What were Mansfield and Richland County like in 1950?
You’re about to get the opportunity to find out.
Thanks to what the National Archives refers to as the “72 Year Rule,” each year that ends with a “2” brings the release of another decennial census. In this case, the 1950 census will be released to the public this April 1.
Originally, US census records were not made public. In 1978, an agreement between the Director of the Bureau of the Census and the Archivist of the United States changed that practice and set that 72 year period.
And, like the census for 1880, the 1950 census will be available at no charge and will be completely indexed so that you can easily find your parents, grandparents, or friends.
“Employees from across the agency have worked on digitizing and indexing the records and developing and testing a new, dedicated 1950 Census website,” said Project Manager Carol Lagundo, who leads the 1950 Census project at National Archives. “It’s taken innovation and creativity to keep this project on track throughout the pandemic and to continue to meet our project milestones. We hope the public will benefit from our hard work.”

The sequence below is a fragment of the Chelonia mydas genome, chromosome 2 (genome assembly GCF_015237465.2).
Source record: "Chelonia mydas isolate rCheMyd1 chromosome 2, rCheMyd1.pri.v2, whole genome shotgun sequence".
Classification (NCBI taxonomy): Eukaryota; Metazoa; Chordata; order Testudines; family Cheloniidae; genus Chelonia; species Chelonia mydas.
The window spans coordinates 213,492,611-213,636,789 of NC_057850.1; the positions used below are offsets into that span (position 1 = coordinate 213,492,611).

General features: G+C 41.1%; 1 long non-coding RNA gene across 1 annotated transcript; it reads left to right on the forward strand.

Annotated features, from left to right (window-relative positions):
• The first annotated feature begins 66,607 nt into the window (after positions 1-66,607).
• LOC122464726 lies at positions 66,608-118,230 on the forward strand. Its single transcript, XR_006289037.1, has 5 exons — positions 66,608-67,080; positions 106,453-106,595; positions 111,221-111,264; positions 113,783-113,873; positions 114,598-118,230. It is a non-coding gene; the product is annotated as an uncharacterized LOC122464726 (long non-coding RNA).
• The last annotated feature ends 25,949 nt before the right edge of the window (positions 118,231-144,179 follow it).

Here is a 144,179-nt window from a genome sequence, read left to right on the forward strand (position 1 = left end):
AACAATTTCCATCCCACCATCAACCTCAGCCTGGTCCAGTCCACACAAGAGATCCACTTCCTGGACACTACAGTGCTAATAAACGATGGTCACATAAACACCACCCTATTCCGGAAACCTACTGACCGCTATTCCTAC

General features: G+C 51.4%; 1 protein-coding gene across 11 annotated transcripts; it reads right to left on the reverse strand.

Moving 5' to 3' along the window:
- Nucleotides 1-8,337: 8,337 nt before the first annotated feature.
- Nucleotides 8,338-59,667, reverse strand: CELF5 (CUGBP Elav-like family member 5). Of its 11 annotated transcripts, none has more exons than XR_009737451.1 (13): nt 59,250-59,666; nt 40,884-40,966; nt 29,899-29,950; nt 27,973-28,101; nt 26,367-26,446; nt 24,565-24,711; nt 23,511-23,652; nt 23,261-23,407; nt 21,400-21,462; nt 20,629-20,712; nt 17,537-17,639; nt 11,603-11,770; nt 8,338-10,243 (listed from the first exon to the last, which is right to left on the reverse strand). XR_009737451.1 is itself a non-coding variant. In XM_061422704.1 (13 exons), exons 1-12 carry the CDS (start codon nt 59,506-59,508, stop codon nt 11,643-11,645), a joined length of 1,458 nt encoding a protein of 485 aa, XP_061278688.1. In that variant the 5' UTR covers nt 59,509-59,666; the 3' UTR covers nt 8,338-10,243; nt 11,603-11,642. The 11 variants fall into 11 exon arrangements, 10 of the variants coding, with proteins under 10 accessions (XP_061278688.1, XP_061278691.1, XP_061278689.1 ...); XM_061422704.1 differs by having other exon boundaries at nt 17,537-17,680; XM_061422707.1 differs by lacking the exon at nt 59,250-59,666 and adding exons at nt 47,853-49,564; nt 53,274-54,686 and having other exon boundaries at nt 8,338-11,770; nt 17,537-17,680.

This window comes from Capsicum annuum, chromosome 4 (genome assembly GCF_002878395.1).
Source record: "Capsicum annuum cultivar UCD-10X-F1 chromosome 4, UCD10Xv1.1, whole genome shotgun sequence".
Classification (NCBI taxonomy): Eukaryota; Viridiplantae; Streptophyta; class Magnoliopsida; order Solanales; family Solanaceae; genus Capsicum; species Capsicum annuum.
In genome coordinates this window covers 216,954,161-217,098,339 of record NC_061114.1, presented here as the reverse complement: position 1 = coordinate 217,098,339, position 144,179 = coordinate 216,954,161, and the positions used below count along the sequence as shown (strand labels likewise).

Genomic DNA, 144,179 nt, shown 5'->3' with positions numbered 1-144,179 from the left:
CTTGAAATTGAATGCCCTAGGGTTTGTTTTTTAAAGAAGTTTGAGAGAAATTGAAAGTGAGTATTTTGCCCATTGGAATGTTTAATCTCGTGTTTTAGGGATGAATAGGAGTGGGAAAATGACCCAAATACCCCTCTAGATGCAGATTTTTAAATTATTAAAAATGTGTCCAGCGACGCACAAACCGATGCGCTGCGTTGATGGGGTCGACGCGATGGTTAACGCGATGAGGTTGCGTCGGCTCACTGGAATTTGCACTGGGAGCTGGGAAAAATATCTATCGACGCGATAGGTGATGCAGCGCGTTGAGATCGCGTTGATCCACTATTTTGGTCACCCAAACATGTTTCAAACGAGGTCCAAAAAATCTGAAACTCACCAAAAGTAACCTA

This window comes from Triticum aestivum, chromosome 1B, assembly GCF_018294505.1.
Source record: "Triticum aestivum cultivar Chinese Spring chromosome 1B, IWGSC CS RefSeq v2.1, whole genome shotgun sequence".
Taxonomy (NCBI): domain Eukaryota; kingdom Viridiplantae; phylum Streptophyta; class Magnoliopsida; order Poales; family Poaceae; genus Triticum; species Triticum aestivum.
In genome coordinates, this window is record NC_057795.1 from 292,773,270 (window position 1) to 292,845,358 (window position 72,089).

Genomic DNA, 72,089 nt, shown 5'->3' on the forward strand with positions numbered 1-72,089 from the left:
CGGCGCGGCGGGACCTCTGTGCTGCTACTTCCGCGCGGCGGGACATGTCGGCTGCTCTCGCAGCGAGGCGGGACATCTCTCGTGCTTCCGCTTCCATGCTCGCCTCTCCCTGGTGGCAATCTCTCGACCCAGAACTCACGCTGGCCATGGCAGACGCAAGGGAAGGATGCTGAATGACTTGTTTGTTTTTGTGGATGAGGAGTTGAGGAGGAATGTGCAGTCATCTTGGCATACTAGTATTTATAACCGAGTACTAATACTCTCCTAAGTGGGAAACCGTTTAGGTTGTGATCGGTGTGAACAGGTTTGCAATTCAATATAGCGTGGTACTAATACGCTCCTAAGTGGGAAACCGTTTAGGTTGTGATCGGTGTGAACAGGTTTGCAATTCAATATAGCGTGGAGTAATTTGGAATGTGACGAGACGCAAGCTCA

The new website will include a name search function powered by an Artificial Intelligence/Machine Learning (AI/ML) and Optical Character Recognition (OCR) technology tool. This is important for genealogists and other researchers who rely on census records for new information about the nation’s past.
Free access to the records will be available via the The National Archives and Records Administration as well as on Ancestry.com.
The 1950 census showed that Richland County had 90,738 inhabitants. That included 1,354 in the village of Bellville, 7,905 in the city of Shelby, and 43,363 in the city of Mansfield.
In addition to sample questions asked by many census takers, in 1950 all respondents were asked the following:
Source: National Archives